There are 21 Spanish
missions in California begun by the Catholic Friars of the Franciscan Order. They
began the missions in 1769 and continued until the early 1830s. The idea was to spread
the Christian faith among the local Native American population.
Franciscans introduced European livestock, fruits, vegetables, horses, cattle
and ranching to this area of the wilderness. Over time, there was a mixed result
this Spanish colonization of the native peoples and the government of Mexico
shut down the missions.
California missions are among the state's oldest
structures. San Juan Bautista (Saint John the Baptist) is the 15th mission built
and is the largest founded in what is now present-day California. It was established on June 24, 1797.
Map of the California missions
San Juan's population grew quickly and by the
early 1800s there were over 1,000 Native Americans living at the mission. Ranching and farming were the main activities.
Map of San Juan with the
location of the mission
The mission of San Juan is 90+ miles
southeast of San Francisco and is located on the main
plaza in the town that developed all around the mission. Visiting this site offers the best opportunity to
see and appreciate what California looked like 160 years ago.
Looking through the archway across the
main plaza to the barracks made for the soldiers
During the California Gold
Rush, the town of San Juan Bautista grew and expanded rapidly. Today it is still
a thriving community. Buildings were
constructed around the plaza in front of the mission including barracks for
soldiers (now the Plaza Hotel) and a nunnery. These buildings have been restored
to their original form.
The Ohlone and the Yokut
Natives were brought to live at the mission and were baptized into Christianity. San Juan Bautista
has served mass daily since 1797 and is today the parish church of the Diocese
of Monterey, California.
Archways on the side of the Church
From this view, the cemetery is straight to the back, the
original grassy plaza is to the right, and the gift shop is through one of the doors
on the left.
In the 1840s this gift shop was a storeroom
and became the temporary
home for the Breen family who were survivors of the Donner Party tragedy. Their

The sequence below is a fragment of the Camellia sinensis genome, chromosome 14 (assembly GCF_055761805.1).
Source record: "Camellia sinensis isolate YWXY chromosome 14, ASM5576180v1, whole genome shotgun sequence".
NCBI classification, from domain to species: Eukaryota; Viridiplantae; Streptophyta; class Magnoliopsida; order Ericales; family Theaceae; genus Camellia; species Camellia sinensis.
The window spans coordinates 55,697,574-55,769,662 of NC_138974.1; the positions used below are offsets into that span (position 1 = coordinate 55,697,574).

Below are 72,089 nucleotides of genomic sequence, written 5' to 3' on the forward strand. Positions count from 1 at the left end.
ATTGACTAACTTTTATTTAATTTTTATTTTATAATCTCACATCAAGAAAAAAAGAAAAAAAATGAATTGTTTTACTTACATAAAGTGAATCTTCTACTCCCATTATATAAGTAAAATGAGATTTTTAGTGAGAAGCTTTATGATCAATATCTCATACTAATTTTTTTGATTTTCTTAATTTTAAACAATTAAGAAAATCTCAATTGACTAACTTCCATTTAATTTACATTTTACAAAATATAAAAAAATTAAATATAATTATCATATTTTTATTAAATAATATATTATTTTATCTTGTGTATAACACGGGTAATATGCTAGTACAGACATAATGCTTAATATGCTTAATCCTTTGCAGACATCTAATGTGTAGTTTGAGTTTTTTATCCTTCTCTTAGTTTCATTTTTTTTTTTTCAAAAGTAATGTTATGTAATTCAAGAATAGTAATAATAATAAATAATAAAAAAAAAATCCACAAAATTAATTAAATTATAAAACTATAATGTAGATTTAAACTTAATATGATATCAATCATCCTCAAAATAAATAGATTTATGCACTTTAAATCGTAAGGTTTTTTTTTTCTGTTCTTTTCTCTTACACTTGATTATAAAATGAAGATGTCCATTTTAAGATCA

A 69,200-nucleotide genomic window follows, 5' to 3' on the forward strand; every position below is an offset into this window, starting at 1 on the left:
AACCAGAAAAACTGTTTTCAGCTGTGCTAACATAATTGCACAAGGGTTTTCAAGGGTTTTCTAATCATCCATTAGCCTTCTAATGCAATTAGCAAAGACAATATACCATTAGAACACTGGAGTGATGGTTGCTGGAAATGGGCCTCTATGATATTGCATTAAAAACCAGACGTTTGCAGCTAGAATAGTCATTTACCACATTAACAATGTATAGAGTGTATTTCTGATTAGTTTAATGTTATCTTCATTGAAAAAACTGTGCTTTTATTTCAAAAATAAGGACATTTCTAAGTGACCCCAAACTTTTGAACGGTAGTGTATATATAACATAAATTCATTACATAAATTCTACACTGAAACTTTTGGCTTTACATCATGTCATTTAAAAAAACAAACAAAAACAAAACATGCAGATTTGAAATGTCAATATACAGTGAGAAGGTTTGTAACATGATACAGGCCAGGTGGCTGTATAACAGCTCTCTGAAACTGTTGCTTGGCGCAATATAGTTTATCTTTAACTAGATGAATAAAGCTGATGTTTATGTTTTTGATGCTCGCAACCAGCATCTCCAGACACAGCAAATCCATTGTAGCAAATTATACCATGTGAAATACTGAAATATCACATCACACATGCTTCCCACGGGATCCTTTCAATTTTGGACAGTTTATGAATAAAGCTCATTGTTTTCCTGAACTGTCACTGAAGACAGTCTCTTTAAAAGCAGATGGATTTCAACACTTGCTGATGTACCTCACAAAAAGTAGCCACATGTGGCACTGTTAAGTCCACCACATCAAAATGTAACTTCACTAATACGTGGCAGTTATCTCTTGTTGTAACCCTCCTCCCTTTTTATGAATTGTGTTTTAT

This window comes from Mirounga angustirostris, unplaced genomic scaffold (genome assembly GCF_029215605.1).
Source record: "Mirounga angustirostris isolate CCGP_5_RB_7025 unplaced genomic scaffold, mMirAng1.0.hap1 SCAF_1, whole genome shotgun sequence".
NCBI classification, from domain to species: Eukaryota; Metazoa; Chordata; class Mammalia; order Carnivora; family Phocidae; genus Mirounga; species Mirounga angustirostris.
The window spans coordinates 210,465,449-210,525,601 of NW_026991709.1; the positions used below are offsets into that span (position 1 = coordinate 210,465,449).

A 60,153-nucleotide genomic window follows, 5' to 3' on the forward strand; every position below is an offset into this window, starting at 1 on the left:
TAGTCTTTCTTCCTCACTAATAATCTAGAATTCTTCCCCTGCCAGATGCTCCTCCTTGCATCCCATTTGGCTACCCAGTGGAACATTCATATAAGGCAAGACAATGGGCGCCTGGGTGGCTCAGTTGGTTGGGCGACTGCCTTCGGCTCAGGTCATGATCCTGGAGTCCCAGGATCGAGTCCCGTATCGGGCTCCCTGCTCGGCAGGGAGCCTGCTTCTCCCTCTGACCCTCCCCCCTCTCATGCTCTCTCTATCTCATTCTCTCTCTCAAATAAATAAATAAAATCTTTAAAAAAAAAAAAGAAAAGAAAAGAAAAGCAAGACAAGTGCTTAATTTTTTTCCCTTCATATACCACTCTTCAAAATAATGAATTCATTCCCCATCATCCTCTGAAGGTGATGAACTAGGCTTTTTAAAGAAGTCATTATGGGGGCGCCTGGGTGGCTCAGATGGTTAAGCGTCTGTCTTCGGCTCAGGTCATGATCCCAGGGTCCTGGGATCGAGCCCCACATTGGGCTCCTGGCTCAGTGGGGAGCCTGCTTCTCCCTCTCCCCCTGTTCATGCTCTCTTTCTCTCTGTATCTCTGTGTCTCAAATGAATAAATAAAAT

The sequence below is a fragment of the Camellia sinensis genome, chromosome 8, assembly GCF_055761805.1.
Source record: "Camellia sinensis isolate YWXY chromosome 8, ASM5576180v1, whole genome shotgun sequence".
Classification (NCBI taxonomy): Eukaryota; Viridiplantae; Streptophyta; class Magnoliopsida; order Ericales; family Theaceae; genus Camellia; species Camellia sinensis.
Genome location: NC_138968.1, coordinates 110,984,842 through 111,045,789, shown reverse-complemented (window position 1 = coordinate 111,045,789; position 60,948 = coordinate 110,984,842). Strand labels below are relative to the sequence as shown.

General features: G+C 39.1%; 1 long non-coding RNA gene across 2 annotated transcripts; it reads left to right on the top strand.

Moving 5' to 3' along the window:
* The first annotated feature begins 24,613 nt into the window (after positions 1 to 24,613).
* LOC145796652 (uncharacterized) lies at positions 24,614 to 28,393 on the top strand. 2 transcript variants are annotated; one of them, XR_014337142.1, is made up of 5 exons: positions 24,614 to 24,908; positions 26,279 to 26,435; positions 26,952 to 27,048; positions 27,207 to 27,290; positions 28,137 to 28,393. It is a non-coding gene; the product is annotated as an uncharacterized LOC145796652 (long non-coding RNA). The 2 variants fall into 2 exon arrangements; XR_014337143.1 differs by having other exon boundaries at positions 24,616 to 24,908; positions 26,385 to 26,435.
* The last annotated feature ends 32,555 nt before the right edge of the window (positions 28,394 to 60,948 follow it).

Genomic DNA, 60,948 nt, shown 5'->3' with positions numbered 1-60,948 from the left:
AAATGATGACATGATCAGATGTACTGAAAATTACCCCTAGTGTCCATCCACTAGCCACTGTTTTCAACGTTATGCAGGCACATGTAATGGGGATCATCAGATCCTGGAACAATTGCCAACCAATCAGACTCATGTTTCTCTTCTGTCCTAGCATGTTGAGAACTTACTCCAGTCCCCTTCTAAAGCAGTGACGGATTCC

family bible is still kept on the premises.
Small restored adobe chapel
Once the church was built, this little chapel
was no longer needed for Sunday services, and became another storage room, a
meeting room, even a basketball court. Restoring the chapel to its original
state required stripping layers of whitewash to reveal the designs and painting
underneath. These designs were reproduced and the chapel was
reconstructed back to its original appearance.
Outside entrance to the chapel from the
There was a cat door carved into
this blue side door of the chapel which allowed cats complete access to catch
mice. These mice were a serious concern and ate much of the harvest during the
Notice how thick the walls are around the
View of the gardens
The garden area was the center of activity
and the friars taught the natives skills such as carpentry, tanning, weaving and
Another look at the garden area in the
direction of the gift shop
At this period of time, the kitchen was preparing three
meals a day for over 1,000 people. Fifty some head of cattle were slaughtered weekly
in order to feed this mission community.
The present church
It was in June of 1803 that the cornerstone
was laid for this church and with its three aisles, it became the widest of all
the mission churches in California.
The floor tile was completed in 1817. If you
look closely while visiting the mission, you can see animal foot prints in the
tiles themselves. These tiles were dried outside in the sun, and animals simply
walked across them, leaving their footprints behind.
The reredos (which holds the six
statues behind the altar) were painted by an American sailor who jumped ship in Monterey.
He painted these in exchange for his room and board at the mission.
A closer look at the altar and the reredos
Much of the mission property was seized by
the Mexican government in 1835 and this government secularized the church at
that time. It wasn't until 1895 that the present mission buildings and
surrounding 55 acres was given back to the Church by Federal decree of the U.S.
These reredos and the saint statues
themselves are mostly in their original state.
Votive candles to the sides of the altar
The faithful will often light votive candles
as a continuous prayer for a loved on or for a troubled situation. Sometimes
they can be in thanksgiving for a prayer having been answered.
Memory plaque in the floor of the church
This is a memory plaque laid into the floor
of the church. Maria Antonia Castro initially married Juan
Miguel Anzar who was the brother of one of the priests who served at the Mission
of San Juan Bautista. When he died, Maria married Frederick A. McDougall who was
a doctor from Scotland. She died at 28 years of age leaving her children and her
husband as heirs to a couple of nearby ranchos.
The cemetery is located on the north side of
the church and contains the remains of 4,000 Christian Native Americans and
Part of the original El Camino Real is able
to be seen just beyond the walls of this cemetery. The road is situated atop an
escarpment of the San Andreas fault, and this fault runs along the base of the
hill below this cemetery. In the San Francisco violent earthquake of 1906, the
side walls of the church collapsed. They were restored in 1976.
If you would like to visit this mission for
yourself, you can find information here.
Address is 406 Second Street, San Juan Bautista, California, 95045. Tele: 1.
831. 623. 2127. There is no charge to see the mission, but a donation is
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